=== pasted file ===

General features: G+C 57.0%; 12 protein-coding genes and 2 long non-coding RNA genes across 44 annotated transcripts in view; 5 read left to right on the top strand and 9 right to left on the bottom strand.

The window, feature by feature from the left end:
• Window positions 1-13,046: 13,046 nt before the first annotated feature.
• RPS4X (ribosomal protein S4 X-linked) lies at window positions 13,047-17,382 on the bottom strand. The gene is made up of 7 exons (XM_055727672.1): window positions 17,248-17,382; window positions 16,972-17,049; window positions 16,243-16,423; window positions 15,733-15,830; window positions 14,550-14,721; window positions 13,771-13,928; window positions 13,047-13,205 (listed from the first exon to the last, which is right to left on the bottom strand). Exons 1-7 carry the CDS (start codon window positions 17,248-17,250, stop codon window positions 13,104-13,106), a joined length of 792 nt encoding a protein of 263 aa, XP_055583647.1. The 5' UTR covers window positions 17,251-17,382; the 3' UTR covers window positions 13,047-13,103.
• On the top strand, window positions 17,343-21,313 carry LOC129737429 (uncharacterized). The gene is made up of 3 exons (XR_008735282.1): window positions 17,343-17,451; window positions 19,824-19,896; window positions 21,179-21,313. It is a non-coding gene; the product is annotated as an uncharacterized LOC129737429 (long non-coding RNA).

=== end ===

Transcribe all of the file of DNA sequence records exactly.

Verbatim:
General features: G+C 57.0%; 12 protein-coding genes and 2 long non-coding RNA genes across 44 annotated transcripts in view; 5 read left to right on the top strand and 9 right to left on the bottom strand.

The window, feature by feature from the left end:
• Window positions 1-13,046: 13,046 nt before the first annotated feature.
• RPS4X (ribosomal protein S4 X-linked) lies at window positions 13,047-17,382 on the bottom strand. The gene is made up of 7 exons (XM_055727672.1): window positions 17,248-17,382; window positions 16,972-17,049; window positions 16,243-16,423; window positions 15,733-15,830; window positions 14,550-14,721; window positions 13,771-13,928; window positions 13,047-13,205 (listed from the first exon to the last, which is right to left on the bottom strand). Exons 1-7 carry the CDS (start codon window positions 17,248-17,250, stop codon window positions 13,104-13,106), a joined length of 792 nt encoding a protein of 263 aa, XP_055583647.1. The 5' UTR covers window positions 17,251-17,382; the 3' UTR covers window positions 13,047-13,103.
• On the top strand, window positions 17,343-21,313 carry LOC129737429 (uncharacterized). The gene is made up of 3 exons (XR_008735282.1): window positions 17,343-17,451; window positions 19,824-19,896; window positions 21,179-21,313. It is a non-coding gene; the product is annotated as an uncharacterized LOC129737429 (long non-coding RNA).